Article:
The line between autobiography and memoir is fuzzy, and it is often difficult to distinguish between the two genres. In fact, some booksellers don't make the distinction at all and simply group autobiographies and memoirs together as nonfiction books written by the subject about the subject.
That said, however, there are some subtle differences between autobiographies and memoirs. Autobiographies tend to follow a chronological order and relate most of the events and interactions of a person's whole life. They are also usually focused more on facts rather than emotions and show how the subject fits into the larger scheme of history. An autobiography, even though it is written by the subject, often takes a more external perspective, and its language is usually (although not always) at least somewhat formal and objective.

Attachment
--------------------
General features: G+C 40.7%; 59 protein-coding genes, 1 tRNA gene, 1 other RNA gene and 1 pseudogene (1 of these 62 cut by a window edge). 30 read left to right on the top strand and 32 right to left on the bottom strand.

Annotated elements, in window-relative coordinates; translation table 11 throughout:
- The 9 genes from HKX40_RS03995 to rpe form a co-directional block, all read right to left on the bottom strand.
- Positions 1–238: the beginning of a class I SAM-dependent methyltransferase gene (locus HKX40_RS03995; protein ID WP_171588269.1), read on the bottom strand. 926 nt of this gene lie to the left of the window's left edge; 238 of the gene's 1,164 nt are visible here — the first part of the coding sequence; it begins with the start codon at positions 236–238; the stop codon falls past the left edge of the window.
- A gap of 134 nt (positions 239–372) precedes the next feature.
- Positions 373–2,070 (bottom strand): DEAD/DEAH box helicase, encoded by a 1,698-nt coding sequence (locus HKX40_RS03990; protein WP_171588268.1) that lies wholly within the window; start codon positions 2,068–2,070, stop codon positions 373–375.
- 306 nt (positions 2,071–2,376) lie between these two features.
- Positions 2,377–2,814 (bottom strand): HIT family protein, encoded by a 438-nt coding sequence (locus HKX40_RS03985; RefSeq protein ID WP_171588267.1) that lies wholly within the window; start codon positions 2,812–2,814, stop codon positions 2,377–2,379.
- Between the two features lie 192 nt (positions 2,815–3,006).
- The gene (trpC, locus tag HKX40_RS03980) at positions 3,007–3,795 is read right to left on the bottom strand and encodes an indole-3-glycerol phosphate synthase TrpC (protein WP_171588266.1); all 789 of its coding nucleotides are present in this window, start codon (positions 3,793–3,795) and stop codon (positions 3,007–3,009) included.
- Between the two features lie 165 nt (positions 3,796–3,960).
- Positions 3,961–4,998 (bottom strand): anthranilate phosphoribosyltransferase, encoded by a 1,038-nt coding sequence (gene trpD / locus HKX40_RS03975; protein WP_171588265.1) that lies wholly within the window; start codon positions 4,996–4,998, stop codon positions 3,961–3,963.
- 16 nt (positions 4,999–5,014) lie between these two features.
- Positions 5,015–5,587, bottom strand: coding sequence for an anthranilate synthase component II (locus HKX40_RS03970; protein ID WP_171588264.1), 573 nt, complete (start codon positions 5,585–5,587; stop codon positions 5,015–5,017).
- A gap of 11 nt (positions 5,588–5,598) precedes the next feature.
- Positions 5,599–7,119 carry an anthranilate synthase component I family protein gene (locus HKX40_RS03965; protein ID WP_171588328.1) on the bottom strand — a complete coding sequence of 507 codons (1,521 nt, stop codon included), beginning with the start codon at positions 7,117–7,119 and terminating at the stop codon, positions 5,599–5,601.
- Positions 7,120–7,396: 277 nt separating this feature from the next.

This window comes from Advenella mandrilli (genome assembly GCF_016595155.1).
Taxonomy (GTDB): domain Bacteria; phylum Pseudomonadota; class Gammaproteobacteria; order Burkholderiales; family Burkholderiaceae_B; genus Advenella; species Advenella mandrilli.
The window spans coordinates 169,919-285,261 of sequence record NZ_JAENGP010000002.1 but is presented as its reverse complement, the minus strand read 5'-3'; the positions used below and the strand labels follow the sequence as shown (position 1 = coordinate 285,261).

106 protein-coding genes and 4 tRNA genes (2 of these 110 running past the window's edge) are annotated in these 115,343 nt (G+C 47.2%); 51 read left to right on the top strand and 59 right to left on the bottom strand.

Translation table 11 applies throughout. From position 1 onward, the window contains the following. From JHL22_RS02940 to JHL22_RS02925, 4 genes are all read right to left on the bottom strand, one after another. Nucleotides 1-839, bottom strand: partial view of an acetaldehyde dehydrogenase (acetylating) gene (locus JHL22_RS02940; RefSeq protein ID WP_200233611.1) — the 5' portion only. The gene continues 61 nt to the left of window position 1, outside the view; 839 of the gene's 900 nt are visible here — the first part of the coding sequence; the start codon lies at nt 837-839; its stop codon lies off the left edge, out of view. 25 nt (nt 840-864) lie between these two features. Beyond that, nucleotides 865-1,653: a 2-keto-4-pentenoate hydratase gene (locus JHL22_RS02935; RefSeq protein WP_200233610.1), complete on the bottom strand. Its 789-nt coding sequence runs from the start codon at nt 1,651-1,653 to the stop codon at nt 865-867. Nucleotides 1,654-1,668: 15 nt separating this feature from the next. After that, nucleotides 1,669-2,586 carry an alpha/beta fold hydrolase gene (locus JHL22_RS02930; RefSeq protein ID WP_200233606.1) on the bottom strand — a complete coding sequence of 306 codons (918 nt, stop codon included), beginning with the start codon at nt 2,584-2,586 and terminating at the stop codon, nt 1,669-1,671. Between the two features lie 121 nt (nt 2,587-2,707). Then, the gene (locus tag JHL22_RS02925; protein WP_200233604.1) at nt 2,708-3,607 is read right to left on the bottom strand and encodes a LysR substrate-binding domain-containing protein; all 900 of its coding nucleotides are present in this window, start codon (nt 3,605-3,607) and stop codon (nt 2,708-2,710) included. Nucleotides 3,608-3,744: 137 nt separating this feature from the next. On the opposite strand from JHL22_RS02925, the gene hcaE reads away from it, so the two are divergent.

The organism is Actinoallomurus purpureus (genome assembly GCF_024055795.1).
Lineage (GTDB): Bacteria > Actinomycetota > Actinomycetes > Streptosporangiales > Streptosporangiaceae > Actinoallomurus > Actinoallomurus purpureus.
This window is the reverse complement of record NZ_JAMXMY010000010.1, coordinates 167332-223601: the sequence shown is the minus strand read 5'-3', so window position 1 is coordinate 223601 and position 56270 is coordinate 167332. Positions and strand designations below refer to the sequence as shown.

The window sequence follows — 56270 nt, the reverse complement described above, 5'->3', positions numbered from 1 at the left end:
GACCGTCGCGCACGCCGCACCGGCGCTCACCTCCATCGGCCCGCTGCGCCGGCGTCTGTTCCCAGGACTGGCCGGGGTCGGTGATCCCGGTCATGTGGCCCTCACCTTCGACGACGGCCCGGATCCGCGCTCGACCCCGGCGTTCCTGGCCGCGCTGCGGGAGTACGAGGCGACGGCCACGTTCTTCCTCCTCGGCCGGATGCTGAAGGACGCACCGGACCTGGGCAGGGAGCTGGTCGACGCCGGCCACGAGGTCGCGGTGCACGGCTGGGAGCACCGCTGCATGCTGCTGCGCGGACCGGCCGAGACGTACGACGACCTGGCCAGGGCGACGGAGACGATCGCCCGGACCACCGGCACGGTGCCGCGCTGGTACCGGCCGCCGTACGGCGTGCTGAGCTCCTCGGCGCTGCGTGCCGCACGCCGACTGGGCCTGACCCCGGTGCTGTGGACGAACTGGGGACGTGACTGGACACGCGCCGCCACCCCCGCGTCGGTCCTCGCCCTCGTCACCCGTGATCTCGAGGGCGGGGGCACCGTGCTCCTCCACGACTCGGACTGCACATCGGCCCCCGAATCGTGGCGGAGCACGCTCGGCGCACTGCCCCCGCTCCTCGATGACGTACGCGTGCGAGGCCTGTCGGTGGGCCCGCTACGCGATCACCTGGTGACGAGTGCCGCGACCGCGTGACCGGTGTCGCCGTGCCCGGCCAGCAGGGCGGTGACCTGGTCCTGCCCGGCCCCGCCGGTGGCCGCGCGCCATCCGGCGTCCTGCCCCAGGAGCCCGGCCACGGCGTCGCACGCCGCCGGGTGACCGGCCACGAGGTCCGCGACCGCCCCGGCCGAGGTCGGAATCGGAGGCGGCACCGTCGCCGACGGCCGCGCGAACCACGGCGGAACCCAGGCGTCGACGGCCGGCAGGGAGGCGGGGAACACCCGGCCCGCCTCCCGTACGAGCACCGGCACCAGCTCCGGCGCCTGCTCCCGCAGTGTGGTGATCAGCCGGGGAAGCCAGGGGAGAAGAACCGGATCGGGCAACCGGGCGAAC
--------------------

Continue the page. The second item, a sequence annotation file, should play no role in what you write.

A memoir, on the other hand, typically concentrates on a particular theme or era of the author's life. One writer might zoom in on a relationship; another might focus on his or her childhood or career. Rather than sticking to strict chronological order, memoirs tend to be more impressionistic, jumping around from time to time to illustrate changes in the writer's theme. A memoir's language is often less formal and more subjective, and anecdotes and emotions are frequently inserted. The writer's own memories and experiences are central with very little (if any) attention paid to the wider historical context.